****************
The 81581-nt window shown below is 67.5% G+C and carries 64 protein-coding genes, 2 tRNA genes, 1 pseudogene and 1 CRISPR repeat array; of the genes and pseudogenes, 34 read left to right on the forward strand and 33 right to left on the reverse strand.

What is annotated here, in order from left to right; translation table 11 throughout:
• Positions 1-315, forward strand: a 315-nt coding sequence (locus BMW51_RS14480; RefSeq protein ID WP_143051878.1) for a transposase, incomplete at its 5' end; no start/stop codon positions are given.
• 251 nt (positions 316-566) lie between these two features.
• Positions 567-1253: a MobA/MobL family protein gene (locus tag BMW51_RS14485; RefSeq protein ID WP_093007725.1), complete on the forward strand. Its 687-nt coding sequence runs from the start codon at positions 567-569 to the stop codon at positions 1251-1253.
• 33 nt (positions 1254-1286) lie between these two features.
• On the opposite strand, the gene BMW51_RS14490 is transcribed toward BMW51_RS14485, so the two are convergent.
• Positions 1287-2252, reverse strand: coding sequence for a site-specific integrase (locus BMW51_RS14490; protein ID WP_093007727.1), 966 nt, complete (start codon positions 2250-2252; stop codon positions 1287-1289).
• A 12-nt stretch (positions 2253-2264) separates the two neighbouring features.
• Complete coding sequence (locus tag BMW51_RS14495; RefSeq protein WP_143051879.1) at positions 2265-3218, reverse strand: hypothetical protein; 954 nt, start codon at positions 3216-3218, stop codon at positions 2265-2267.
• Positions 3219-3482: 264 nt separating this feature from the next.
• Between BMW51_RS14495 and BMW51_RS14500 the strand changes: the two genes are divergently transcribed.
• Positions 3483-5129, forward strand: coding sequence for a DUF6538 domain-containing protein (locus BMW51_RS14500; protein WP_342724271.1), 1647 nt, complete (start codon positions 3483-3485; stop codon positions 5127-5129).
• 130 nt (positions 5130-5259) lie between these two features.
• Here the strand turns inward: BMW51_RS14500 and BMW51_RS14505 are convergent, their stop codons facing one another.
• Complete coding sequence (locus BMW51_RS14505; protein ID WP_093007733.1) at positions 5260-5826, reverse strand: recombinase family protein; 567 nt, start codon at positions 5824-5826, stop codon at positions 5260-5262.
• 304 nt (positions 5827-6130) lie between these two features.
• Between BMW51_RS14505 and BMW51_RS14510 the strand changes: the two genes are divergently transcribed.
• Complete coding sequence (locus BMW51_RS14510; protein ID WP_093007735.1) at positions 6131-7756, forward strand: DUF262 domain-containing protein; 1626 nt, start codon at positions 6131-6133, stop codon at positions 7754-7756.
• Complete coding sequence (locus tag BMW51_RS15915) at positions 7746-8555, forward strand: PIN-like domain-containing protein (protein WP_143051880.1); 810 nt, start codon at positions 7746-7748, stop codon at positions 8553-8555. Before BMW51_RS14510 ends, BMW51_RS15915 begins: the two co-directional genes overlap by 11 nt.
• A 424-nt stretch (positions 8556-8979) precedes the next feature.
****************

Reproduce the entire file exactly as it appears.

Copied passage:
The 81581-nt window shown below is 67.5% G+C and carries 64 protein-coding genes, 2 tRNA genes, 1 pseudogene and 1 CRISPR repeat array; of the genes and pseudogenes, 34 read left to right on the forward strand and 33 right to left on the reverse strand.

What is annotated here, in order from left to right; translation table 11 throughout:
• Positions 1-315, forward strand: a 315-nt coding sequence (locus BMW51_RS14480; RefSeq protein ID WP_143051878.1) for a transposase, incomplete at its 5' end; no start/stop codon positions are given.
• 251 nt (positions 316-566) lie between these two features.
• Positions 567-1253: a MobA/MobL family protein gene (locus tag BMW51_RS14485; RefSeq protein ID WP_093007725.1), complete on the forward strand. Its 687-nt coding sequence runs from the start codon at positions 567-569 to the stop codon at positions 1251-1253.
• 33 nt (positions 1254-1286) lie between these two features.
• On the opposite strand, the gene BMW51_RS14490 is transcribed toward BMW51_RS14485, so the two are convergent.
• Positions 1287-2252, reverse strand: coding sequence for a site-specific integrase (locus BMW51_RS14490; protein ID WP_093007727.1), 966 nt, complete (start codon positions 2250-2252; stop codon positions 1287-1289).
• A 12-nt stretch (positions 2253-2264) separates the two neighbouring features.
• Complete coding sequence (locus tag BMW51_RS14495; RefSeq protein WP_143051879.1) at positions 2265-3218, reverse strand: hypothetical protein; 954 nt, start codon at positions 3216-3218, stop codon at positions 2265-2267.
• Positions 3219-3482: 264 nt separating this feature from the next.
• Between BMW51_RS14495 and BMW51_RS14500 the strand changes: the two genes are divergently transcribed.
• Positions 3483-5129, forward strand: coding sequence for a DUF6538 domain-containing protein (locus BMW51_RS14500; protein WP_342724271.1), 1647 nt, complete (start codon positions 3483-3485; stop codon positions 5127-5129).
• 130 nt (positions 5130-5259) lie between these two features.
• Here the strand turns inward: BMW51_RS14500 and BMW51_RS14505 are convergent, their stop codons facing one another.
• Complete coding sequence (locus BMW51_RS14505; protein ID WP_093007733.1) at positions 5260-5826, reverse strand: recombinase family protein; 567 nt, start codon at positions 5824-5826, stop codon at positions 5260-5262.
• 304 nt (positions 5827-6130) lie between these two features.
• Between BMW51_RS14505 and BMW51_RS14510 the strand changes: the two genes are divergently transcribed.
• Complete coding sequence (locus BMW51_RS14510; protein ID WP_093007735.1) at positions 6131-7756, forward strand: DUF262 domain-containing protein; 1626 nt, start codon at positions 6131-6133, stop codon at positions 7754-7756.
• Complete coding sequence (locus tag BMW51_RS15915) at positions 7746-8555, forward strand: PIN-like domain-containing protein (protein WP_143051880.1); 810 nt, start codon at positions 7746-7748, stop codon at positions 8553-8555. Before BMW51_RS14510 ends, BMW51_RS15915 begins: the two co-directional genes overlap by 11 nt.
• A 424-nt stretch (positions 8556-8979) precedes the next feature.